The private practice of medicine increasingly is disappearing or morphing into concierge medicine, direct pay, or practice through giant health systems, reports the Los Angeles Times.
In Doctors are shifting their business models, the report is that physicians are abandoning private practice, due to pressures from the Affordable Care Act, and turning instead to:
- Concierge medicine
- Direct pay medicine
- Become employees of larger healthcare systems.
The article notes:
In fact, a national survey of 13,500 doctors by the Physicians Foundation, a nonprofit organization representing the interests of physicians, shows that in 2000 more than half were practicing independently. But by 2013, that share had shrunk to a third… Many independent doctor practices — and even group practices — are being purchased by hospitals and insurance companies, as more doctors today wish to be employed rather than running their own practice.
In “direct pay” practices, the article reports, “these may provide unlimited primary care services for a monthly fee that can range from $50 to $150.”
Other physicians are switching to a cash-only medical practice.
Concierge medicine raises several key legal and regulatory issues that physicians must resolve before entering into a concierge medicine practice model. These include:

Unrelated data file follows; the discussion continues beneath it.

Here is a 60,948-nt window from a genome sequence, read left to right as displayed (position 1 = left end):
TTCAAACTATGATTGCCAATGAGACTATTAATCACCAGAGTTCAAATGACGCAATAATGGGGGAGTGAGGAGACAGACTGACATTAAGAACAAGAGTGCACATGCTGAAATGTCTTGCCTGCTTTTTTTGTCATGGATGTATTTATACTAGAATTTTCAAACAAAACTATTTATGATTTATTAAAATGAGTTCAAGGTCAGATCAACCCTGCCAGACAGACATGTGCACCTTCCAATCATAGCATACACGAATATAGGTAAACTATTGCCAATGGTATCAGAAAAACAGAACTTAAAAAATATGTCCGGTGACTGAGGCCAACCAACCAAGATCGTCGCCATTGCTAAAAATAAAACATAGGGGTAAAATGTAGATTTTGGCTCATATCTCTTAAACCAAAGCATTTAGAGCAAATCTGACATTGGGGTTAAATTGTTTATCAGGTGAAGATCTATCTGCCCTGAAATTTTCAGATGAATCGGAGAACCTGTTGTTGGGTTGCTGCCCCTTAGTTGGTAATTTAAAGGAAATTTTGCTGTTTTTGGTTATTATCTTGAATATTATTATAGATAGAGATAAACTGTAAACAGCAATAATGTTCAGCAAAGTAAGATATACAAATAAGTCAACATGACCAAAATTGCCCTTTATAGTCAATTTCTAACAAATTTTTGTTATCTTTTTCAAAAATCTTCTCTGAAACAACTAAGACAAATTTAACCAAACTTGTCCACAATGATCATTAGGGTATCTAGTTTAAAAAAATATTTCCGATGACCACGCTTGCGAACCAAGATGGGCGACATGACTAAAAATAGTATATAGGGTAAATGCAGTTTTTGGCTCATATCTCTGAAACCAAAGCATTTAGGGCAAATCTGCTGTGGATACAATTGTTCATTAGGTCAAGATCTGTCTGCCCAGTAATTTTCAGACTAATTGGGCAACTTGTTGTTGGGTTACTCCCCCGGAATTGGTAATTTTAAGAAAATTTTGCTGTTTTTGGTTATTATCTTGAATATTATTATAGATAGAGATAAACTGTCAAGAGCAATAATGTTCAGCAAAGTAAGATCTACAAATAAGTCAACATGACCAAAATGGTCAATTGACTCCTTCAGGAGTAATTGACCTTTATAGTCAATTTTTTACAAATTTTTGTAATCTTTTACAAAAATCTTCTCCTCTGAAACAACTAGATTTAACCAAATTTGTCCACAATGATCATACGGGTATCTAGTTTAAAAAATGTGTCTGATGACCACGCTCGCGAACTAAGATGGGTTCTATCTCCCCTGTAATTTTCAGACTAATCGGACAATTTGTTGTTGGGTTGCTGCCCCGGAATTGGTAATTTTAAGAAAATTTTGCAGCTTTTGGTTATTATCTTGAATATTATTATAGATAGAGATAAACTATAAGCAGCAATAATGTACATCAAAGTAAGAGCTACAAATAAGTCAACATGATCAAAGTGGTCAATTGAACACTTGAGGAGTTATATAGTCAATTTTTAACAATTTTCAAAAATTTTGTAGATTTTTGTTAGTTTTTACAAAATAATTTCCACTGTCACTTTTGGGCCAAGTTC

- anti-kickback and fee-splitting legal concerns
- whether the concierge model, as structured by the physician practice, would be considered the “business of insurance” under state law
- compliance with Medicare laws that affect concierge medicine and direct pay medical practices, if the physician is participating or non-participating (and not formally opted out of Medicare)
- prohibitions against the corporate practice of medicine
- privacy and security issues, including HIPAA compliance
- telemedicine (telehealth) legal issues if the physician is following up by phone, Skype, online, or other than in-person/ face-to-face (including Internet prescribing legal issues)
- other legal and regulatory issues
Direct primary care raises similar legal issues.
Typically, in concierge medicine, patients pay for luxury medical services and access, where direct primary care (DPC) is a patient-provider relationship, in which the patient purchases primary care directly from the physician, without a physician payer.
These legal and regulatory issues can be addressed by legal counsel familiar with concierge medical practices.